‘Don’t fight the terrain’ is the probably the best advice I have ever been given. It holds much the same sentiment as ‘know which battles to fight’ or ‘live to fight another day’.
But the thing with advice is the context. Throughout our lives we are often given good advice and often it will fall on deaf ears because, let’s face it our egos or pride always know better. But there are those times when for whatever reason, be it place, time or person when it will strike a chord and resonates; when you do hear it and when it has an impact and will stay with you.
In the case of ‘don’t fight the terrain’ it was the advice offered by Richard Donovan (runner and race director) as he briefed us before the start of the Antarctic 100km in 2013. It was exactly the right time and the right place. I took it on board and used it to great effect managing to run a steady and consistent race in trying conditions – even for the Antarctic. And it has stayed with me.
How often have we as runners fought the terrain? I certainly have. The first time I ran the Highland Fling I battled through the technical section between Invernsaid and Beinglas, making no great speed or gain and wasting considerable mental and physical energy that would have been better saved for the final 12 miles most of which I walked. I have run the Highland Fling twice since and rather than hitting the technical terrain head on I have relaxed into it and gone with the flow letting the terrain determine my pace, knowing that any loss of time here will be made up later because I will have reserves of energy and strength to go that bit faster on the easier ground. In each of the subsequent runs I have been significantly faster overall. I am intelligent enough to know that is not all down the not fighting the terrain, but it has played a significant part.
It has not just been the Fling, over the years I have battled with hills, rocks, bogs, vegetation, weather letting dogged determination and stubbornness win over common sense.
When I was younger my parents used to say that if there was a difficult way of doing something I would find it. They were probably right. I see the same trait in my eldest daughter, and it is probably seeing it in her that makes me realise my parents were right. As I have matured this has developed into something more positive: the desire to challenge myself; and failure is not an option (which I am informed is an eldest child characteristic). In my running I have taken on increasingly difficult challenges in terms of distance, duration and environment. I have developed the physical and mental strength to face these challenges and learned to use that hand-in-hand with not fighting the terrain.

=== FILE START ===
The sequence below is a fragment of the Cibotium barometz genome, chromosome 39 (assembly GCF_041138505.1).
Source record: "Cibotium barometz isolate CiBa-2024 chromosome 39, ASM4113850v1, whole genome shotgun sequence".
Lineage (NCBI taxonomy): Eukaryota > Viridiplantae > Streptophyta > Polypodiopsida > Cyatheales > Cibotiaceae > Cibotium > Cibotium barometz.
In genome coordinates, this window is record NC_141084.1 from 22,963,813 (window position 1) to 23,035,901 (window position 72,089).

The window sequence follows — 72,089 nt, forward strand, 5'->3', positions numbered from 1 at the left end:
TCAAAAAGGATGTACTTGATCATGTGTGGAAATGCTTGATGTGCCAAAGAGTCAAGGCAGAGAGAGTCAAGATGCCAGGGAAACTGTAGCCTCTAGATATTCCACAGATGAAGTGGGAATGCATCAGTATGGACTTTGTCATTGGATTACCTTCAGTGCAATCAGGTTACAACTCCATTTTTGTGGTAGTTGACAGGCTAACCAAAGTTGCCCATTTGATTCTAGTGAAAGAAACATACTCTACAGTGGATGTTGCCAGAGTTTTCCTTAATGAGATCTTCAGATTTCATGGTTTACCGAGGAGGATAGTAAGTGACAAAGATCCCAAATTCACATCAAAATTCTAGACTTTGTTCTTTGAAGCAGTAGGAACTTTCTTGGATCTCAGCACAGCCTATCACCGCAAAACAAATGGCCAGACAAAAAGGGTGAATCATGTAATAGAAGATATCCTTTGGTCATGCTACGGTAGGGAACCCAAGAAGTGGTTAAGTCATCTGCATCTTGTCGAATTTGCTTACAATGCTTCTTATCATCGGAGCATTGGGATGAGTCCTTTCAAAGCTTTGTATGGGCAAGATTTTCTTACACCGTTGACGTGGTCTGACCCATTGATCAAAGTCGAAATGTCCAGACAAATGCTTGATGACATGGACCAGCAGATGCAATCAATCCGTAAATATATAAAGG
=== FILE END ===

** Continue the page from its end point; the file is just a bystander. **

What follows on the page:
Not fighting the terrain does not just apply to the running. It is equally valid in life and the work environment. Perhaps in the work environment it is seen more as knowing which battles to fight. I am the same in my work. I take on challenging clients and projects and display the same strength and determination to succeed gaining a reputation as a firefighter, a fixer: the go-to person when something is in trouble.
Currently I find myself very much fighting the terrain and I do not know why. You could argue that the nature of my work and the project’s that I get engaged to fix and deliver are by definition difficult terrain, but this terrain is especially difficult.
It is a toxic environment. I have been and am faced with difficult and unreasonable customers; colleagues who at best are unsupportive and at worst back-stabbing and worst of all work-place bullying. My stress levels are high and I am suffering from disturbed sleep and nightmares. About six weeks ago I almost walked away. I recognise that for some strange reason I am fighting the terrain. Why?
Since starting this entry events have overtaken my thoughts. I left work last Tuesday, knowing that I had to take some time for me and my head. I had to assess the terrain that I am battling and facing. At that point I had no idea if I would go back or not. My heart says no. My head says both yes and no. It is not going to get much better in spite of the changes that I am told have been put in place. However, I have to be pragmatic. I am the sole earner for my family and at this time of year the market dries up. I leave now and there most likely will not be a new contract until late January. It is a horrible dilemma.
What do I do? Firstly, I have to ‘man up’ and go back in at least to talk and then I have to assess further and see if that terrain is going to be any easier and then I have to make the decision that is right for my health both physical and metal.
But first of all I have to face that huge rocky climb that is my anxiety about even setting foot back in that environment.
Give me the trails, mountains, altitude and arctic ice any day. I know where I am with them. I can face them, I can respect them. Whilst they can be mercurial, changeable and dangerous they are straightforward and uncomplicated: no politics, no spite no prejudice.